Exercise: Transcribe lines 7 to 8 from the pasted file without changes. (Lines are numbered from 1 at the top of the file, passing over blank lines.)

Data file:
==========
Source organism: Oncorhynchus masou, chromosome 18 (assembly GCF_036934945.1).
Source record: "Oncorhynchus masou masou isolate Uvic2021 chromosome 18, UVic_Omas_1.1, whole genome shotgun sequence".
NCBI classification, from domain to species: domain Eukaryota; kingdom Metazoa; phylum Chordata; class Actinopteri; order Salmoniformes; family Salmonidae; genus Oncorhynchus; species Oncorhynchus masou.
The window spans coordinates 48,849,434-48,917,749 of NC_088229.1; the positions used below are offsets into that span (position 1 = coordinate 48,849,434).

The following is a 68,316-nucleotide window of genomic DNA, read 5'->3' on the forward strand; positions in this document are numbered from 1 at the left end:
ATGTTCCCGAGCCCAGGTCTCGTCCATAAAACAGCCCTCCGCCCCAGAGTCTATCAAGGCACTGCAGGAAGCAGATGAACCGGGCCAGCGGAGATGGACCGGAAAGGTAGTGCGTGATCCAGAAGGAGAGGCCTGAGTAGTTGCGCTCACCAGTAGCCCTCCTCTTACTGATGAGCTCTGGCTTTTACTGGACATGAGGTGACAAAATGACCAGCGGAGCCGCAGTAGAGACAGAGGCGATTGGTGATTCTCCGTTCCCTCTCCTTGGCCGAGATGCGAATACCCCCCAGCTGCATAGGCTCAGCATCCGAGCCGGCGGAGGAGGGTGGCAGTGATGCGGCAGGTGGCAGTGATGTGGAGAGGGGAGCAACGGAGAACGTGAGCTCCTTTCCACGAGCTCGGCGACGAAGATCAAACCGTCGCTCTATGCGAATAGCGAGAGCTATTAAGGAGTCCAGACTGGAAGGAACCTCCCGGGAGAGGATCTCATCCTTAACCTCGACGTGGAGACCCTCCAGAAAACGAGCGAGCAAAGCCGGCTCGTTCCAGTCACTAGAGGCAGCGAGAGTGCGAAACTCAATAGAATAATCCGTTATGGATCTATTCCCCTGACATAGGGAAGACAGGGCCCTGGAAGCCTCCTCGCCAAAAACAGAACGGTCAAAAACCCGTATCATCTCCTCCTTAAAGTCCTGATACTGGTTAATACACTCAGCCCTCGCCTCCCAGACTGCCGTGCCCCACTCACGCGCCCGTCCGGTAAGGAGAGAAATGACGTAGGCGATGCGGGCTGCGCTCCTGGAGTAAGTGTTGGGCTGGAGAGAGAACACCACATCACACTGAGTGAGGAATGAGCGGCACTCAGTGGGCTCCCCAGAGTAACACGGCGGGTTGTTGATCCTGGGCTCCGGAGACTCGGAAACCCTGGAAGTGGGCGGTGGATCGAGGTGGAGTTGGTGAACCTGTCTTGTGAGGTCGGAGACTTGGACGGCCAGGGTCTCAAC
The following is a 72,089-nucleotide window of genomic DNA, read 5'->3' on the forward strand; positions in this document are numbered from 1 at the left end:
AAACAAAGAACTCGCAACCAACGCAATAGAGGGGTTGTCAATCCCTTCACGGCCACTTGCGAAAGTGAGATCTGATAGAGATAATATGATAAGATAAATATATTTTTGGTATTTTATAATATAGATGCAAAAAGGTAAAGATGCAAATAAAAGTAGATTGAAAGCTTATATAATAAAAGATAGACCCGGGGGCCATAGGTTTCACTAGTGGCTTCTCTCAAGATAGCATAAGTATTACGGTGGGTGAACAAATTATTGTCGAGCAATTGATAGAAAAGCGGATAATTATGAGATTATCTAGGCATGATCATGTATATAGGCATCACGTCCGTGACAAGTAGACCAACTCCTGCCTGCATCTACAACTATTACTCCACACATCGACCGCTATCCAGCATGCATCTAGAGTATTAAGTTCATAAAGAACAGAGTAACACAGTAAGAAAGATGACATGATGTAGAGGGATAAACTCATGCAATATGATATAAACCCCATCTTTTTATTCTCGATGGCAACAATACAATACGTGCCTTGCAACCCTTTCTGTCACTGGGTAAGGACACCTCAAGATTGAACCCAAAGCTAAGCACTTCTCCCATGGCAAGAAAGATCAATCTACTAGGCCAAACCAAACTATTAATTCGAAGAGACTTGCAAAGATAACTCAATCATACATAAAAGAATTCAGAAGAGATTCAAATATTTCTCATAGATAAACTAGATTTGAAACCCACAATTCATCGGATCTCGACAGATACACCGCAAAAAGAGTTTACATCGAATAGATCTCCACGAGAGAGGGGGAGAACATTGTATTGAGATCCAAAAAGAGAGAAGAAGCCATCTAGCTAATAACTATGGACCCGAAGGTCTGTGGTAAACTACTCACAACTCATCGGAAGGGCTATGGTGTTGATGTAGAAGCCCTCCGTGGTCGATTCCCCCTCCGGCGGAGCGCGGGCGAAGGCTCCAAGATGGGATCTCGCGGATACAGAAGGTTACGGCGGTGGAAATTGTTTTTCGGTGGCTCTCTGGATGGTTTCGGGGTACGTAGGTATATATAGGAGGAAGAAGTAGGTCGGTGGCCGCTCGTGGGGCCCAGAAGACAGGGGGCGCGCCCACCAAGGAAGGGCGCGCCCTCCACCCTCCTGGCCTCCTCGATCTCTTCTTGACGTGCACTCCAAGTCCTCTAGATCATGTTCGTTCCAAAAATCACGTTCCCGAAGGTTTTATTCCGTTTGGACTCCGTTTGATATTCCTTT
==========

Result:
The following is a 72,089-nucleotide window of genomic DNA, read 5'->3' on the forward strand; positions in this document are numbered from 1 at the left end:
AAACAAAGAACTCGCAACCAACGCAATAGAGGGGTTGTCAATCCCTTCACGGCCACTTGCGAAAGTGAGATCTGATAGAGATAATATGATAAGATAAATATATTTTTGGTATTTTATAATATAGATGCAAAAAGGTAAAGATGCAAATAAAAGTAGATTGAAAGCTTATATAATAAAAGATAGACCCGGGGGCCATAGGTTTCACTAGTGGCTTCTCTCAAGATAGCATAAGTATTACGGTGGGTGAACAAATTATTGTCGAGCAATTGATAGAAAAGCGGATAATTATGAGATTATCTAGGCATGATCATGTATATAGGCATCACGTCCGTGACAAGTAGACCAACTCCTGCCTGCATCTACAACTATTACTCCACACATCGACCGCTATCCAGCATGCATCTAGAGTATTAAGTTCATAAAGAACAGAGTAACACAGTAAGAAAGATGACATGATGTAGAGGGATAAACTCATGCAATATGATATAAACCCCATCTTTTTATTCTCGATGGCAACAATACAATACGTGCCTTGCAACCCTTTCTGTCACTGGGTAAGGACACCTCAAGATTGAACCCAAAGCTAAGCACTTCTCCCATGGCAAGAAAGATCAATCTACTAGGCCAAACCAAACTATTAATTCGAAGAGACTTGCAAAGATAACTCAATCATACATAAAAGAATTCAGAAGAGATTCAAATATTTCTCATAGATAAACTAGATTTGAAACCCACAATTCATCGGATCTCGACAGATACACCGCAAAAAGAGTTTACATCGAATAGATCTCCACGAGAGAGGGGGAGAACATTGTATTGAGATCCAAAAAGAGAGAAGAAGCCATCTAGCTAATAACTATGGACCCGAAGGTCTGTGGTAAACTACTCACAACTCATCGGAAGGGCTATGGTGTTGATGTAGAAGCCCTCCGTGGTCGATTCCCCCTCCGGCGGAGCGCGGGCGAAGGCTCCAAGATGGGATCTCGCGGATACAGAAGGTTACGGCGGTGGAAATTGTTTTTCGGTGGCTCTCTGGATGGTTTCGGGGTACGTAGGTATATATAGGAGGAAGAAGTAGGTCGGTGGCCGCTCGTGGGGCCCAGAAGACAGGGGGCGCGCCCACCAAGGAAGGGCGCGCCCTCCACCCTCCTGGCCTCCTCGATCTCTTCTTGACGTGCACTCCAAGTCCTCTAGATCATGTTCGTTCCAAAAATCACGTTCCCGAAGGTTTTATTCCGTTTGGACTCCGTTTGATATTCCTTT